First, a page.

Thank you for the overwhelming feedback for my last week’s blog post about my dad.
I am extremely grateful to be able to share such an inspiring life story. I consider myself as a gritty person because I have the best examples in my life to learn from.
I wouldn’t have been in Canada writing about tax without my dad’s vision and financial support.
Having said that, it’s often difficult for me to write and talk about my dad. For the most part, he’s a missing figure in my life.
Angela Duckworth’s book “Grit” talks about how being gritty can sometimes isolate us from the rest of the world.
Achieving great success takes time. Sometimes, it means taking away time from your family.
When I went to the equivalent of Grade 7 class in Hong Kong, I started taking the bus on my mom. I was required to buy my own lunch.
My dad would give me a weekly allowance and a monthly allowance. He’s always very generous with the amount he’s given me.
There was always “red pocket” money from dad on various occasions. He didn’t have time for presents or presence.
I don’t remember how I spent the extra money, but I certainly wish that there was more fun time spent with him.
Erwin and I rarely fight. When we fight, it is often over how little time we allocate to spend with our kids. We are fortunate, for the most part, that we can spend time whenever we want, creating memories.
Presence is more important than money and presents. ?
So, I am going to dedicate my next few blog posts to share some business tips with all contractor clients, successful contractors , contractor wanna-be, and anyone that wants to start a business. I hope I can answer the questions you have, free up some of your time, so you and I can both spend some quality time with our families creating memories.
My dad is a contractor. He works with government and large charitable organizations. Their procedures are tight and specific. Progress billings are only allowed when pre-set milestones are achieved.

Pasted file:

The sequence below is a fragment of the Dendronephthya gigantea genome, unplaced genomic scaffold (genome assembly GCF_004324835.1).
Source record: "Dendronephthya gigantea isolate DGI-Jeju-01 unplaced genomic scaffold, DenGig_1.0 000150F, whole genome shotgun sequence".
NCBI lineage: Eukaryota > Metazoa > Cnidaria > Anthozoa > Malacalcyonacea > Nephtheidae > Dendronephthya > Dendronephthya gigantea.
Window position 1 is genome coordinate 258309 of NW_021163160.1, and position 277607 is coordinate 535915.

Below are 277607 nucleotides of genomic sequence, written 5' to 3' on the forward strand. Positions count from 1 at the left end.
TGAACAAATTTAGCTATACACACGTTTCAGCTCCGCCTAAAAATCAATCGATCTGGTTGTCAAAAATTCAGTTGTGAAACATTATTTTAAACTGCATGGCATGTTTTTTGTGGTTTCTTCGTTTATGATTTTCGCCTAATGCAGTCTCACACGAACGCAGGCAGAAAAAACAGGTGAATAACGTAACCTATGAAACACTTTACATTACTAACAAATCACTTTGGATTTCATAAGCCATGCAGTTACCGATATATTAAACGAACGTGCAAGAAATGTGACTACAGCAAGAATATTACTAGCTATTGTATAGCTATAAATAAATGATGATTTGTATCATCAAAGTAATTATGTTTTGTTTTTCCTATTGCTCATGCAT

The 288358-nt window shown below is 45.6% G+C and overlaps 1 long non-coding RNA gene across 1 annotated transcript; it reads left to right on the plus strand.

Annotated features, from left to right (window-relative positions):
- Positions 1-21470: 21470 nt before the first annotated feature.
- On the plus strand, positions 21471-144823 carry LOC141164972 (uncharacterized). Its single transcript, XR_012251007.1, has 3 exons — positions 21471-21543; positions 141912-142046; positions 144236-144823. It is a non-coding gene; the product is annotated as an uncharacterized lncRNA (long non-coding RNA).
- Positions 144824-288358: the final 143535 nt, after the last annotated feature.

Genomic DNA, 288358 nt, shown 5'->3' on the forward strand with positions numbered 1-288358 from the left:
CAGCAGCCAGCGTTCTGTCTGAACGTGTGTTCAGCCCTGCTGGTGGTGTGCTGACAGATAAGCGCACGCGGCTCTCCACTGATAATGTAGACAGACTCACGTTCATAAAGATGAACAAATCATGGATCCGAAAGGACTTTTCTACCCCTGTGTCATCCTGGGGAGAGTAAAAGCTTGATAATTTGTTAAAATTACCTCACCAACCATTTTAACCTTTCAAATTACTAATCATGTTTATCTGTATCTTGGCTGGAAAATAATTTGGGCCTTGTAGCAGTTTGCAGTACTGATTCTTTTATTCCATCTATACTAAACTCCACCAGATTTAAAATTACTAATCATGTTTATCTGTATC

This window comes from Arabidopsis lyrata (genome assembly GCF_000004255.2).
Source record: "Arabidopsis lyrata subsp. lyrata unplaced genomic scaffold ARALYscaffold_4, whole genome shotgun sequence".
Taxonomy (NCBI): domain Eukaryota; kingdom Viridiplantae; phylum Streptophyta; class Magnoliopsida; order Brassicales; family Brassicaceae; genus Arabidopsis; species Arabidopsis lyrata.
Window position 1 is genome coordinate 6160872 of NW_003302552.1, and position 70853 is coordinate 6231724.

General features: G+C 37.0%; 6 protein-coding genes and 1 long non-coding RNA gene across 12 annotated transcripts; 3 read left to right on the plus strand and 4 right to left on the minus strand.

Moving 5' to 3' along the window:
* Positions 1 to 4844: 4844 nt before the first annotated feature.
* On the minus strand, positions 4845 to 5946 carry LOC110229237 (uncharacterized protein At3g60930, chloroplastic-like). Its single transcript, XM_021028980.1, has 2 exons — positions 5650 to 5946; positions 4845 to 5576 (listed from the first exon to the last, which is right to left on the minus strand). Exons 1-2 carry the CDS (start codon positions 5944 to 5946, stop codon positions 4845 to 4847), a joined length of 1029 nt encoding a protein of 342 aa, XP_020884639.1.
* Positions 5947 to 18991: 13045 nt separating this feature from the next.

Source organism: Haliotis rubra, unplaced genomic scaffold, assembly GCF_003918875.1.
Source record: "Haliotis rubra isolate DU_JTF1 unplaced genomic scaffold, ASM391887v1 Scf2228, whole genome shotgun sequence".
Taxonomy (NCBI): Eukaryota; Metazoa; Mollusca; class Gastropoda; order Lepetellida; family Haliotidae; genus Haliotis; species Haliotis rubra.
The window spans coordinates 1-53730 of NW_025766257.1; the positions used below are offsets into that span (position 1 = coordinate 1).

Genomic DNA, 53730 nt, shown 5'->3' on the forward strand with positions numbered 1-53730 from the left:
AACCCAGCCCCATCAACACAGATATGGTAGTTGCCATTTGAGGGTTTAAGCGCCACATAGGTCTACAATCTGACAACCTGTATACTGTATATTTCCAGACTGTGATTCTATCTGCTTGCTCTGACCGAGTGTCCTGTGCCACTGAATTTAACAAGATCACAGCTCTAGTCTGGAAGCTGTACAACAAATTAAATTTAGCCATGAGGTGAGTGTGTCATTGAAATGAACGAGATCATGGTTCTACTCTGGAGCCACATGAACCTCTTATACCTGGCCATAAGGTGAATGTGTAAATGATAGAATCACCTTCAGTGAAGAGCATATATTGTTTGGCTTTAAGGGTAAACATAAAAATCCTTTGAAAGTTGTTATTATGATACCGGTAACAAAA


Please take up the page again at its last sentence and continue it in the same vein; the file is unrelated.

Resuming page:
It’s also common in Canada that contractors ask for money up front, some amount of progress billing, final payment and a holdback. Holdback on my dad’s projects sometimes may not be released until a year or two years after completion of the project.
What is the tax implication of these money transfer from a contractor’s perspective?
Deposits before work starts
Upfront deposits are often required from the customers to purchase materials and secure subcontractors to work on the project.
For the most part, the upfront deposits are required to be reported as income.
If you collect upfront deposit just before year-end and no materials are purchased before year-end, CRA does allow you to take a reserve (meaning a deduction) against the deposit upfront. In effect, you are not required to report the deposit you collect as income.
The only proof you need to provide, in case if you ever get asked, is that the materials are purchased subsequent to year-end, and there’s a direct trace between this deposit and the materials.
Usually, progress billing is considered income as it is billed.
HST charged on the progress billing is also considered payable when the invoice is issued.
Sometimes, due to a filing requirement, you may have issued an invoice before your year-end and money would not be receivable for a month or two, this can cause cash flow problems to some business. Having a correctly laid-out invoice template can make this information clear to the client(s).
Cash flow is another topic that we will get into over the next few blog post, stay tuned.
When you bill the client for the final holdback, it is required to be included in your income at the later of
- the architect or engineer issues the final certificate of job completion, and
- the day of expiration of the contractor lien period
Contractors are allowed in Canada to put a lien against a property if they are unable to collect. CRA is using that lien expiration date to decide when you need to report the holdback income.
Sometimes, you may not receive the holdback for a year or two, as in the case of my dad’s business. He would receive his final holdback in a year or so.
HST on holdback would also be payable when the amount is become receivable based on the criteria above. This may mean that you are paying the government in advance BEFORE you collect from your customers. Yep, it sucks.
What if my jobs are small enough and there’s no process billing?
Chances are, you would still charge your client a deposit to fund the upfront material purchased. The paragraph relating to deposits above is still applicable if you charge an upfront deposit.
If you are able to fund the project yourself, trust the customers, and only bill at the end of the job, income is taxable when you issue the invoice.
HST is charged together with the invoice and become payable at your HST filing deadline.
Until next time, happy Canadian Real Estate Investing.
Cherry Chan, CPA, CA
Your Real Estate Accountant